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Expert: Congress doesn't have to follow many of the laws they set for us

Getting paid during the shutdown is just the beginning.

KNOXVILLE, Tenn. — With some 800,000 federal workers missing their first paycheck Friday in a partial government shutdown that's set to be the longest ever in U.S. history, the lingering thought resting on many peoples' minds is that the many lawmakers responsible for the impasse will still get paid. 

Dr. Richard Pacelle, the head of the Political Science department at University of Tennessee, is one of those that has this on his mind.

"Members of Congress, the President and cabinet officials get paid even though the workers under them don’t get paid," he said. 

That fact opens a spotlight on the many other laws Congress sets that apply to everyone but those workers, according to Pacelle. 

"If we got rid of healthcare, they would still continue to have healthcare. Their retirement and pensions are much greater than the average. They also are exempt from many forms of prosecution and libel laws," he said.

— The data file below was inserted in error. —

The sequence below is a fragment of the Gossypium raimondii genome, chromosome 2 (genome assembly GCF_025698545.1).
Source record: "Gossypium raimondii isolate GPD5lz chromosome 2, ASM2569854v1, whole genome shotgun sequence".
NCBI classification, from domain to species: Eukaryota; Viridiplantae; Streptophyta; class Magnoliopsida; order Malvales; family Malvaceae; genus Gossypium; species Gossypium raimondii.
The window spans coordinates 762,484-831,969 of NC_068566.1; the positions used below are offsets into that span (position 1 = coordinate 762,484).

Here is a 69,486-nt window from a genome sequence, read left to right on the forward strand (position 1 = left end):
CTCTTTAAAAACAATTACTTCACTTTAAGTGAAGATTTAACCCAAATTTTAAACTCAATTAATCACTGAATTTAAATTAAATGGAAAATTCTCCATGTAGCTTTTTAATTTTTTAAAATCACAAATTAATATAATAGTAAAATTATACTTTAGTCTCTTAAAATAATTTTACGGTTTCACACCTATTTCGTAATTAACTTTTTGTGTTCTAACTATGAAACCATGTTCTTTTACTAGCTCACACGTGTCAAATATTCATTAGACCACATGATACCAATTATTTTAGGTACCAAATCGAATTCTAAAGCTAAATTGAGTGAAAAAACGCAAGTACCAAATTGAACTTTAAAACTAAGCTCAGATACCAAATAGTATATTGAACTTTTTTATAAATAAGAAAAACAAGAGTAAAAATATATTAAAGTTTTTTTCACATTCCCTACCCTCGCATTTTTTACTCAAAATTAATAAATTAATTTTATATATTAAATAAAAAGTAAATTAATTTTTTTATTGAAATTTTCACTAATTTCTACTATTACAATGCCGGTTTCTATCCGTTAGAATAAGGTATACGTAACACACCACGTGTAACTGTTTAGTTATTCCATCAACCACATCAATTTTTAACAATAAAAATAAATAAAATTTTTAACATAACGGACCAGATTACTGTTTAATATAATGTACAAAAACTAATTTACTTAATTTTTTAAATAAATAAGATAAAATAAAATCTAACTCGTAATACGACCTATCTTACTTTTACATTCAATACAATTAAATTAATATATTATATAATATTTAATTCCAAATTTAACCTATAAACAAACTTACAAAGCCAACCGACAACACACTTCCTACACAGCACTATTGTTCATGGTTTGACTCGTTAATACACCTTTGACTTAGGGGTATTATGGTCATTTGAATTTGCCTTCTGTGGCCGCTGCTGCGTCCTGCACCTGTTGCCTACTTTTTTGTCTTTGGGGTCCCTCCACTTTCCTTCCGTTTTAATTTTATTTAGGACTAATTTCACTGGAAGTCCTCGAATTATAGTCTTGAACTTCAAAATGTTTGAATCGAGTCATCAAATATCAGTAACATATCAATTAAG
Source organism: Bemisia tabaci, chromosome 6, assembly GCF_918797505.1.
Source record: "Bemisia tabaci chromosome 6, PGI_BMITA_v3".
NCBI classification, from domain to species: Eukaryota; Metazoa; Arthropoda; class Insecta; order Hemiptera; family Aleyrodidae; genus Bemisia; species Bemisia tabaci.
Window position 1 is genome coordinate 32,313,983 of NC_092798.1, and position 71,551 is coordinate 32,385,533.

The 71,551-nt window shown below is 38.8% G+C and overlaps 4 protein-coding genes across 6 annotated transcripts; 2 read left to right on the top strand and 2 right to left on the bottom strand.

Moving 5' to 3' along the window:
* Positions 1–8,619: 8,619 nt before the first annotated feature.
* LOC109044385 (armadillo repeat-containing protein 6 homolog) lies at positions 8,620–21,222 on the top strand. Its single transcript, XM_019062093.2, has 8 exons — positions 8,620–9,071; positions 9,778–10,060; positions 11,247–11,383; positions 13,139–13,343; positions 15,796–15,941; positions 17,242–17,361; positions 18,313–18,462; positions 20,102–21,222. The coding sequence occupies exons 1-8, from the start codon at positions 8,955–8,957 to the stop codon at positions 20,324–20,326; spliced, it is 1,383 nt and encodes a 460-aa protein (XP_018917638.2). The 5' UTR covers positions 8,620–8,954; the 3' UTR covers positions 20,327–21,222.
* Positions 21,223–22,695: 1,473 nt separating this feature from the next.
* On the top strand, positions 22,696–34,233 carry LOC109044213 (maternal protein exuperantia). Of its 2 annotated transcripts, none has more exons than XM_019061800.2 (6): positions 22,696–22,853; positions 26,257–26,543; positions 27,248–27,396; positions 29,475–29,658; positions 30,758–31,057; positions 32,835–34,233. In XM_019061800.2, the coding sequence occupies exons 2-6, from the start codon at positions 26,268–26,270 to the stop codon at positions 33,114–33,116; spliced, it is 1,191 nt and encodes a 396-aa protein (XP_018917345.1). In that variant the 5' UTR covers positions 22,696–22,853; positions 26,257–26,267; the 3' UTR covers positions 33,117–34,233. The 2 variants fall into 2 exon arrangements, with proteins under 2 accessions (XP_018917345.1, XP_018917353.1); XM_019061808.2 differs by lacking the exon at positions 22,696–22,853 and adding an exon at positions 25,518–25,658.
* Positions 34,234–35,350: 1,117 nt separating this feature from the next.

Some members of Congress have refused to accept their paycheck until the shutdown ends, including Tennessee lawmakers Rep. Chuck Fleischmann and Rep. Tim Burchett, the former mayor of Knox County who recently took over the long-held Duncan house seat. 

As far as what can be done to even the field between lawmakers and those they make the laws for, Pacelle said options are limited. 

“Some of that’s built into the Constitution, and some of it has good reason for being there. You want to protect legislators, you don’t want a situation where the President could cut their pay," he warned. “But people are protesting, people are writing to members of Congress. There’s no quick solution to this, but at some point, the middle parts of each party are going to have to come together and take back control of their parties.”

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